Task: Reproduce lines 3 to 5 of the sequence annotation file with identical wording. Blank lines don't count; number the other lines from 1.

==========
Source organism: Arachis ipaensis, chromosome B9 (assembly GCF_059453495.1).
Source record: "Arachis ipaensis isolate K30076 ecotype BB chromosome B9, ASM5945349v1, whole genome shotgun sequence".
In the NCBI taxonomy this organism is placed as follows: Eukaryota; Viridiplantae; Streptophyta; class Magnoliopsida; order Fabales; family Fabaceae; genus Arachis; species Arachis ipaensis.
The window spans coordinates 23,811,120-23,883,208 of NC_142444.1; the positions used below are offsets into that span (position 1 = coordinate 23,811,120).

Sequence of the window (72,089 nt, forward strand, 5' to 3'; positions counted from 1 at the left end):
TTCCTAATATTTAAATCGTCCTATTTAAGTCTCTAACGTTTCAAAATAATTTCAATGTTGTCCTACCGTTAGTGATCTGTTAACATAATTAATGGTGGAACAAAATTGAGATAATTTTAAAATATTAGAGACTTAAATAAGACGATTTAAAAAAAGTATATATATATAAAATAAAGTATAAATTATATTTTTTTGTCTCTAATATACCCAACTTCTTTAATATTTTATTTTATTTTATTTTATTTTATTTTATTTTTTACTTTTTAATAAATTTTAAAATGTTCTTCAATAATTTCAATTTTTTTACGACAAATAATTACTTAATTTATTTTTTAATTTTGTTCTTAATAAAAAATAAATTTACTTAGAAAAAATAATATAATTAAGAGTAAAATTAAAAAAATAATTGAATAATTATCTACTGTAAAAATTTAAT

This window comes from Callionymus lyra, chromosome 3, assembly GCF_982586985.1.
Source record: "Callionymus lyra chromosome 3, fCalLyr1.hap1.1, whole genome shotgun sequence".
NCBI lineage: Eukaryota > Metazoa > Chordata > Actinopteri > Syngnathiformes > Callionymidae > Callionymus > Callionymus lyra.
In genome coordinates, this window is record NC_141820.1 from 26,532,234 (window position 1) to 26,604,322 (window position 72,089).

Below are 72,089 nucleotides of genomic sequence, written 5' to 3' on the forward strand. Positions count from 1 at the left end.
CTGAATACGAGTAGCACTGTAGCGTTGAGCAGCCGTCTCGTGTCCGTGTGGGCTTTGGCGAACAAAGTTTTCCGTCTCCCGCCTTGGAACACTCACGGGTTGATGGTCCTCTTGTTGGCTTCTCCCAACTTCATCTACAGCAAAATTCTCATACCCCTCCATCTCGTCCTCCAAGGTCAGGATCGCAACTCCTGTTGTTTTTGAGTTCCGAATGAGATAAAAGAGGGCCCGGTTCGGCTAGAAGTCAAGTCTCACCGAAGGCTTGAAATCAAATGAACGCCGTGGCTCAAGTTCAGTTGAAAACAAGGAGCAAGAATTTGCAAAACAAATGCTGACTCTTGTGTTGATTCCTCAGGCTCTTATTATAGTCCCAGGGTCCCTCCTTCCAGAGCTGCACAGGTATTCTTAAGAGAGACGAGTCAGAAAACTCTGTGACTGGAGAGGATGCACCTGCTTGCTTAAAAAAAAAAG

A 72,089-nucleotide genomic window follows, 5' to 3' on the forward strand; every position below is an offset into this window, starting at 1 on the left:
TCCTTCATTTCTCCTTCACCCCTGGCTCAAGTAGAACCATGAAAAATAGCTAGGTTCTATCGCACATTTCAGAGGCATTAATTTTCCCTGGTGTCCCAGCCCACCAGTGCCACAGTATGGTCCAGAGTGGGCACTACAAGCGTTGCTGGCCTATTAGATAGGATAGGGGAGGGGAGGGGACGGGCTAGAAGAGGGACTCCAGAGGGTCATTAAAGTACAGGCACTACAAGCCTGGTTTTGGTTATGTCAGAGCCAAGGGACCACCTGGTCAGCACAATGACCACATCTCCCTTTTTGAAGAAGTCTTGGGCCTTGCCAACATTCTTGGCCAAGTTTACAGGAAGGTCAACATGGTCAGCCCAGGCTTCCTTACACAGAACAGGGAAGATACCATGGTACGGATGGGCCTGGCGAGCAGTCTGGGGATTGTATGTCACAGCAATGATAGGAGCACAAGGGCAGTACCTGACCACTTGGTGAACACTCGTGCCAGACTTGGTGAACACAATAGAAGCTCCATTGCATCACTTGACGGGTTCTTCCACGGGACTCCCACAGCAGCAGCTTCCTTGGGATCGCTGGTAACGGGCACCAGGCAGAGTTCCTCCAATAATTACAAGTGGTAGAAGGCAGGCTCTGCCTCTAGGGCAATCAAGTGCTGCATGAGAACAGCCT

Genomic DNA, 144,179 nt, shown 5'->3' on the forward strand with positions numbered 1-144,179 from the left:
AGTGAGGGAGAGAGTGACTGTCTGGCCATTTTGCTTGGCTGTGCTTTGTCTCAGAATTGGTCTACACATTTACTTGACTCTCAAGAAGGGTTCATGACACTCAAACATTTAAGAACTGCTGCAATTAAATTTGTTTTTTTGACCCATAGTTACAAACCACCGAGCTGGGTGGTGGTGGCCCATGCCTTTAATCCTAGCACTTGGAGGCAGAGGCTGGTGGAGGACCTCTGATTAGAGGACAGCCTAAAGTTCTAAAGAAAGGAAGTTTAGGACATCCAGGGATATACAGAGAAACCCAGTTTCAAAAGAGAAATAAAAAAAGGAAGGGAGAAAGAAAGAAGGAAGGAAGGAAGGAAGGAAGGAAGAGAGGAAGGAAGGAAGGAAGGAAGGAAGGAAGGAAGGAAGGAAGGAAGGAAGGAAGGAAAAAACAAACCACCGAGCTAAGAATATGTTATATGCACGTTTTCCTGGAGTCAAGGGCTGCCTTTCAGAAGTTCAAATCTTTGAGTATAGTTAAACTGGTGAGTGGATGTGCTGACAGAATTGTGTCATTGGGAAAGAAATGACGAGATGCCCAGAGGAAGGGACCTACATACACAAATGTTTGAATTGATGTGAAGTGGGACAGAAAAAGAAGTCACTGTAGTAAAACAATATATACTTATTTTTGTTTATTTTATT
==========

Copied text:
In the NCBI taxonomy this organism is placed as follows: Eukaryota; Viridiplantae; Streptophyta; class Magnoliopsida; order Fabales; family Fabaceae; genus Arachis; species Arachis ipaensis.
The window spans coordinates 23,811,120-23,883,208 of NC_142444.1; the positions used below are offsets into that span (position 1 = coordinate 23,811,120).

Sequence of the window (72,089 nt, forward strand, 5' to 3'; positions counted from 1 at the left end):